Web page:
might be false.
"All right," Don said, coming
to his feet. "Let's go see the boss,
I haven't anything else to do and
his calling card intrigues me."
At the curb, one of them summoned
a cruising cab with his
wrist screen and the three of
them climbed into it. The one
who had given Don the large
denomination bill dialed the address
and they settled back.
"So what does the boss want
with me?" Don said.
They didn't bother to answer.
The Interplanetary Lines
building was evidently their destination.
The car whisked them
up to the penthouse which topped
it, and they landed on the terrace.
Seated in beach chairs, an
autobar between them, were two
men. They were both in their
middle years. The impossibly corpulent
one, Don Mathers vaguely
recognized. From a newscast?
From a magazine article? The
other could have passed for a
video stereotype villain, complete
to the built-in sneer. Few men,
in actuality, either look like or
sound like the conventionalized
villain. This was an exception,
He scowled at them. "I suppose
one of you is the boss," he said.
"That's right," the fat one
grunted. He looked at Don's two
escorts. "Scotty, you and Rogers
They got back into the car and
The vicious-faced one said,
"This is Mr. Lawrence Demming.
I am his secretary."
Demming puffed, "Sit down,
Lieutenant. What'll you have to
drink? My secretary's name is
Rostoff. Max Rostoff. Now we all
know each other's names. That
is, assuming you're Sub-lieutenant
Don said, "Tequila."
Max Rostoff dialed the drink
for him and, without being asked,
another cordial for his employer.
Don placed Demming now.
Lawrence Demming, billionaire.
Robber baron, he might have
been branded in an earlier age.
Transportation baron of the solar
system. Had he been a pig he
would have been butchered long
ago; he was going unhealthily to
Rostoff said, "You have identification?"
Don Mathers fingered through
his wallet, brought forth his I.D.
card. Rostoff handed him his tequila,
took the card and examined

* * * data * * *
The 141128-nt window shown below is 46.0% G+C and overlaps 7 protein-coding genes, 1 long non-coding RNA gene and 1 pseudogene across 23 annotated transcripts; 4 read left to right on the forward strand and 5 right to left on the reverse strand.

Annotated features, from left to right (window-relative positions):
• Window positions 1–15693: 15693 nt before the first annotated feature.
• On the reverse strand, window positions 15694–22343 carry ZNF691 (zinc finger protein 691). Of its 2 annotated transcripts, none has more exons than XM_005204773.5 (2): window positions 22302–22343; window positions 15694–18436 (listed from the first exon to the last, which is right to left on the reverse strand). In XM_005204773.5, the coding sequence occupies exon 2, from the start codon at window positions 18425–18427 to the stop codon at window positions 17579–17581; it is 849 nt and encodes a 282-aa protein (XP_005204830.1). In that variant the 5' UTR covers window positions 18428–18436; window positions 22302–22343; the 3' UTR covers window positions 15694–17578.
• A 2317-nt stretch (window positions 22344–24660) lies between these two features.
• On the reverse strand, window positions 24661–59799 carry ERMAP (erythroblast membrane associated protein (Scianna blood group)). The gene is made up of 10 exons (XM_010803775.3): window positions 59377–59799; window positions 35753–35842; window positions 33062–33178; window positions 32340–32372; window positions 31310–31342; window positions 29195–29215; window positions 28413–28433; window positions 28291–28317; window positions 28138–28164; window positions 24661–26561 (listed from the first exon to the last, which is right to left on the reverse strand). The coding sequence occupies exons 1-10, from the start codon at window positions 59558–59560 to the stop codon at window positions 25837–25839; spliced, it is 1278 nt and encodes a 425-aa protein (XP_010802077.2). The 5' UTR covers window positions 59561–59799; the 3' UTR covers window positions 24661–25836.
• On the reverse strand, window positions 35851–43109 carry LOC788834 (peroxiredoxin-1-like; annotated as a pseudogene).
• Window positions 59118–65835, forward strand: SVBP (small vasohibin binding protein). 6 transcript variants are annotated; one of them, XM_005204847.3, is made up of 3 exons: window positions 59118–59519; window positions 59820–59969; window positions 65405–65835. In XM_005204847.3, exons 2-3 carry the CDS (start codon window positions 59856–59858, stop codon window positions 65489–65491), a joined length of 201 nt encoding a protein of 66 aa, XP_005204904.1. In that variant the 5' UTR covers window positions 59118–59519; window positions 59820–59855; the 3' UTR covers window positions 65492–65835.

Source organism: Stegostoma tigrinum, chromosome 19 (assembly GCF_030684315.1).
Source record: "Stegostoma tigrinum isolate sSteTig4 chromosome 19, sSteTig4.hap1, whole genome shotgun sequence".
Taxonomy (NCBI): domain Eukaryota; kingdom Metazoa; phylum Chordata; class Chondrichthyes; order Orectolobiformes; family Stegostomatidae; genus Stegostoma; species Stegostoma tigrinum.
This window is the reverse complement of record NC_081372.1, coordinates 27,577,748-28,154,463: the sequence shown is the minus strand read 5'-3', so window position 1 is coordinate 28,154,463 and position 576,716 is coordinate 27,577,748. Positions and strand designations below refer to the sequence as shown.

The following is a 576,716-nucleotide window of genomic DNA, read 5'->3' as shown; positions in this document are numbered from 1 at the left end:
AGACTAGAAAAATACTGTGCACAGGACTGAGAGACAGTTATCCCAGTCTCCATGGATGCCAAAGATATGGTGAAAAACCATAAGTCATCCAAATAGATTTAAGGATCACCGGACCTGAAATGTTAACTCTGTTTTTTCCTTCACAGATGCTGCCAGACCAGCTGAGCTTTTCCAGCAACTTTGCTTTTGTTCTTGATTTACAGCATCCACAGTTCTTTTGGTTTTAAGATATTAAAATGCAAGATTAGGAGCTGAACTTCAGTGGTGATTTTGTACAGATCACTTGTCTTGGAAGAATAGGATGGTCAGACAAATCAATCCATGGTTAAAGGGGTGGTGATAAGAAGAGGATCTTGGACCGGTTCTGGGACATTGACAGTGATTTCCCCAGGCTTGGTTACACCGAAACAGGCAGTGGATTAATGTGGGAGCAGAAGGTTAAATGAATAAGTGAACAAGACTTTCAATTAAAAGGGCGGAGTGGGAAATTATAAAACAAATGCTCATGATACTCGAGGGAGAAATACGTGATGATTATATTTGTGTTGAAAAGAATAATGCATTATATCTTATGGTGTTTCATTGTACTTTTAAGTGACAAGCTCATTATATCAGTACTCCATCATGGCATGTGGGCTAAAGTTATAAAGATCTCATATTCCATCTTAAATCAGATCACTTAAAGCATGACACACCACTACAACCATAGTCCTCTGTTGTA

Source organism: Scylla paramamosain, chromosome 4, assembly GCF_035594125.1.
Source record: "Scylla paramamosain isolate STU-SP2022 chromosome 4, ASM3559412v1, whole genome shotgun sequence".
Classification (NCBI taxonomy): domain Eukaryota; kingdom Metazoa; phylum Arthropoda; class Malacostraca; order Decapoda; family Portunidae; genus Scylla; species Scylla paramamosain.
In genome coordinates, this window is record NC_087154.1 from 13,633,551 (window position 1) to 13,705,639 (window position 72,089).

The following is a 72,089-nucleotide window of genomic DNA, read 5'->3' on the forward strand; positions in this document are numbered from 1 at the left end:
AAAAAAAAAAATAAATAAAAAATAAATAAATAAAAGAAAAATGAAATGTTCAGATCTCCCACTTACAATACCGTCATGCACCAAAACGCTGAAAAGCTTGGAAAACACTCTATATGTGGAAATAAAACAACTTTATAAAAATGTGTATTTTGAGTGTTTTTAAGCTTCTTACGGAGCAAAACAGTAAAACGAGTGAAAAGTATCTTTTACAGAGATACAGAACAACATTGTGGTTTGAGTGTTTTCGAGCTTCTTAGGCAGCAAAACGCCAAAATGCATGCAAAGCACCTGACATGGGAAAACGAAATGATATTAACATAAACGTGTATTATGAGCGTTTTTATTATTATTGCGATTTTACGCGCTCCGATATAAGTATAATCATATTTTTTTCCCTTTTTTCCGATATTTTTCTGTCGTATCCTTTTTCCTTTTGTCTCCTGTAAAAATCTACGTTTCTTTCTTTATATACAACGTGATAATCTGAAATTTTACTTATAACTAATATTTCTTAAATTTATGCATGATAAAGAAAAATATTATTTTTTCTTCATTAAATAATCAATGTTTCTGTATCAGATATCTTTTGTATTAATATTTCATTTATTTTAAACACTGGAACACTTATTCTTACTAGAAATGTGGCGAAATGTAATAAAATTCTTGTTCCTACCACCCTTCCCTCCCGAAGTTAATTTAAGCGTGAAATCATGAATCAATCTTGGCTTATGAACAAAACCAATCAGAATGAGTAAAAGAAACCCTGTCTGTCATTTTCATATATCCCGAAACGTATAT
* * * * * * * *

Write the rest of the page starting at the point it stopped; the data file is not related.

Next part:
it carefully, front and back.
Demming huffed and said,
"Your collar insignia tells me you
pilot a Scout. What sector do you
Don sipped at the fiery Mexican
drink, looked at the fat man
over the glass. "That's military
information, Mr. Demming."
Demming made a move with
his plump lips. "Did Scotty give
you a thousand-unit note?" He
didn't wait for an answer. "You
took it. Either give it back or tell
me what sector you patrol, Lieutenant."
Don Mathers was aware of the
fact that a man of Demming's
position wouldn't have to go to
overmuch effort to acquire such
information, anyway. It wasn't
of particular importance.
He shrugged and said, "A22-K223.
I fly the V-102."
Max Rostoff handed back the
I.D. card to Don and picked up
a Solar System sector chart from
the short-legged table that sat
between the two of them and
checked it. He said, "Your information
was correct, Mr. Demming.
He's the man."
Demming shifted his great
bulk in his beach chair, sipped
some of his cordial and said,
"Very well. How would you like
to hold the Galactic Medal of
Don Mathers laughed. "How
would you?" he said.
Demming scowled. "I am not
jesting, Lieutenant Mathers. I
never jest. Obviously, I am not
of the military. It would be quite
impossible for me to gain such an
award. But you are the pilot of
"And I've got just about as
much chance of winning the
Medal of Honor as I have of giving
birth to triplets."
The transportation magnate
wiggled a disgustingly fat finger
at him, "I'll arrange for that
part of it."
Don Mathers goggled him. He
blurted finally, "Like hell you
will. There's not enough money
in the system to fiddle with the
awarding of the Medal of Honor.
There comes a point, Demming,
where even your dough can't carry
Demming settled back in his
chair, closed his eyes and grunted,
Max Rostoff took up the ball.
"A few days ago, Mr. Demming
and I flew in from Io on one of
the Interplanetary Lines freighters.
As you probably know, they
are completely automated. We
were alone in the craft."
"So?" Without invitation, Don
Mathers leaned forward and dialed